By Walid Shoebat and Ben Barrack
Far be it from us to offer legal advice to the defense team of Ahmed Abu Khatallah but paradoxically, if taken, it could ultimately help Americans get the whole truth about Benghazi. In response to an 11-page motion filed by the U.S. Justice Department, which alleges that Khatallah participated in a conspiracy to attack the Special Mission Compound (SMC), Khatallah should blame the video because evidence strongly suggests the Obama administration was involved in both producing and promoting it.
Whether Khatallah was motivated by the video is somewhat inconsequential in this context. The Barack Obama administration’s decision to blame the video is not. Obama and Hillary Clinton did not just assert that the video was responsible (motion notwithstanding); it alleged the video was responsible for the myriad of protests all over the Middle East. As Shoebat.com reported, protests over the video took place outside dozens of U.S. embassies before, during and after the Benghazi attacks. In fact, protests over the video took place in Benghazi on 9/14/12 and again on 9/21/12. On 9/12/12, protests over the video took place in Derna, Libya (Obama State Department implicated Ansar al-Sharia in Derna in the Benghazi attack as Shoebat.com reported).
Yet, we’re all to believe the only incident that didn’t involve the video is the one where four Americans were murdered?
Why is everyone so eager to accept the premise that the video was responsible in every location except Benghazi? As much as the administration would like to blame the video for the deaths of four Americans, it can’t if it had a hand in actually producing and promoting it.
It’s one thing to use rhetoric about the video being responsible but introducing that argument into a court case is something else entirely… unless your name is Ahmed Abu Khatallah.
Shoebat.com has repeatedly made the case of administration involvement in the video and significant data points come together to form a mosaic of strong probable cause, which is all a grand jury needs to indict in criminal cases.
Unfortunately, when talking about high crimes and misdemeanors committed by an administration, Congress is the grand jury and an impeachment is the equivalent of an indictment. Today, that Congress is impotent and dysfunctional.
Again, however, there is nothing like the court of public opinion.
Should Khatallah’s defense team open such a can of worms, the American people could start being told the truth. Based on alleged admissions by the filmmaker (Nakoula Basseley Nakoula) that he is himself a Muslim, Khatallah’s attorneys should call on Nakoula to testify about things such as his role as a U.S. federal informant at the time the video was being produced; his association with a Muslim fundamentalist (Eiad Salameh) as a partner in crime; why he attempted to clear Eiad’s name earlier this year; why he was given a lesser sentence to help the Feds catch Eiad but the Feds refused to do so when Eiad was apprehended by Canadian Peel Police; and why he told one of the actors in the video that he is actually a Muslim.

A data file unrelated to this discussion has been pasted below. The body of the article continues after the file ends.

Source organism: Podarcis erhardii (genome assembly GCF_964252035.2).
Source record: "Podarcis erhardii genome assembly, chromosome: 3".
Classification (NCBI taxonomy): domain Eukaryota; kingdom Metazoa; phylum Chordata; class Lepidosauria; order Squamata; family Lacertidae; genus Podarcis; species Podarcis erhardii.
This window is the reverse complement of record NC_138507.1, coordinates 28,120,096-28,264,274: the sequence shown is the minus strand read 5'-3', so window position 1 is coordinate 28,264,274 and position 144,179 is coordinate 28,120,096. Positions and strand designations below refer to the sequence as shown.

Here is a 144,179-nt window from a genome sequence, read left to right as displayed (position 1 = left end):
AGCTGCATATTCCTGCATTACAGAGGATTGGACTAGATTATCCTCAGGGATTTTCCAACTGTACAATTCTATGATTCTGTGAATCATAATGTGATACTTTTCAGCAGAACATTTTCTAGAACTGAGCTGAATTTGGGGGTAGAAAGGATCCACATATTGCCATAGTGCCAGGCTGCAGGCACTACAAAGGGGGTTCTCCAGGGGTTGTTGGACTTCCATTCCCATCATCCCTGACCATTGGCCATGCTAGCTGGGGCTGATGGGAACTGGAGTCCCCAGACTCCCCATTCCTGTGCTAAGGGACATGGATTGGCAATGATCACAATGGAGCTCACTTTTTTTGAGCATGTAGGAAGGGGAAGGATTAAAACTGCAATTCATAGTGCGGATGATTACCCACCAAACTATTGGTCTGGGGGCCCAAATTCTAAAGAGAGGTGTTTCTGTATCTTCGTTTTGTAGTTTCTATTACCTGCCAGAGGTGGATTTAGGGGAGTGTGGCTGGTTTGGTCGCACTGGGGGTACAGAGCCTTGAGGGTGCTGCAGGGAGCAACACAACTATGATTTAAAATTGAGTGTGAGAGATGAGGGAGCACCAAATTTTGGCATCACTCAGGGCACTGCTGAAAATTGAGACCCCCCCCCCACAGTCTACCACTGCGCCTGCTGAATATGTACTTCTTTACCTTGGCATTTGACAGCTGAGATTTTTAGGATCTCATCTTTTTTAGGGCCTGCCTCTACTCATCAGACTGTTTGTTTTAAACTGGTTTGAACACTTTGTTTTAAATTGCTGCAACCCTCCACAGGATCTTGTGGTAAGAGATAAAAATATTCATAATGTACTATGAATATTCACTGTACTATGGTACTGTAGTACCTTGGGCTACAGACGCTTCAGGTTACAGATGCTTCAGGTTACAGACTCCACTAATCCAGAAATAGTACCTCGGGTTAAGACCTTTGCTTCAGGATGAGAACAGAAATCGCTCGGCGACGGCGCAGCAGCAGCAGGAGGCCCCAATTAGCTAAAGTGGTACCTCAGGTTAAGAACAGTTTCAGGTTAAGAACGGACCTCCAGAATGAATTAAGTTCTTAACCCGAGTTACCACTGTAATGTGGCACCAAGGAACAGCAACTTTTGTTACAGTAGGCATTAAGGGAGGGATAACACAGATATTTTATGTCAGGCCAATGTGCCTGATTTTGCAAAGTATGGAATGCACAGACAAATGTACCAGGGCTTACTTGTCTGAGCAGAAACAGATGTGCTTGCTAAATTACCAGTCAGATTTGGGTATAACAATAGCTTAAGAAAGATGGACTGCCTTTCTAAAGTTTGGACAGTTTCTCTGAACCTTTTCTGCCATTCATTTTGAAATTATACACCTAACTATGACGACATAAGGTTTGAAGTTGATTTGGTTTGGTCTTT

Why would a Muslim make an anti-Muslim video and who could provide a platform large enough to spark protests across the entire Middle East?
The truth is that if Khatallah’s lawyers can put forth a defense that the video was responsible while simultaneously presenting enough evidence that the Obama administration was involved, things could indeed get interesting.
Forget for a moment the absurdity of a video being responsible for mayhem and death anywhere. If it’s a widely accepted paradigm for the administration in every location except Benghazi, why should Benghazi be any different?
Khatallah doesn’t just have to argue that the Obama administration blamed the video for Benghazi. The concession from the administration that the video was responsible for protests everywhere else is a premise that has not been disputed by anyone.
Nonetheless, here are some excerpts from the motion filed by U.S. Attorney Ronald Machen, Jr. against Khatallah:
…the Indictment charges the defendant with conspiring to provide material support and resources to terrorists… the defendant’s participation in the Attack was motivated by his extremist ideology. The defendant was a commander of Obaidah Ibn Al Jarrah, an extremist brigade that was absorbed into Ansar Al Sharia (“AAS”) after the recent Libyan revolution. AAS is an Islamic extremist militia in Libya that holds anti-Western views and advocates the establishment of Sharia law in Libya… In the days before the Attack, the defendant voiced concern and opposition to the presence of an American facility in Benghazi.
That part about Khatallah being part of the Al Jarrah Brigade was reported on by Shoebat.com nearly one year ago. In that same report, we posted a video of a spokesman for Ansar al-Sharia, uploaded two days after the attacks. In the video, Hani Al-Mansour stated (translated from Arabic):
“The guards inside the headquarters of the consulate – Libyans or the Americans, where it was not sure – initially fired on demonstrators, which led to provoke them…”
Was this not a confession by Ansar al-Sharia that demonstrators were at the Benghazi compound in response to the video?
Perhaps Mr. Khatallah’s defense team could call on the testimony of Mr. Hani Al-Mansour as well.
Here is the full video in Arabic: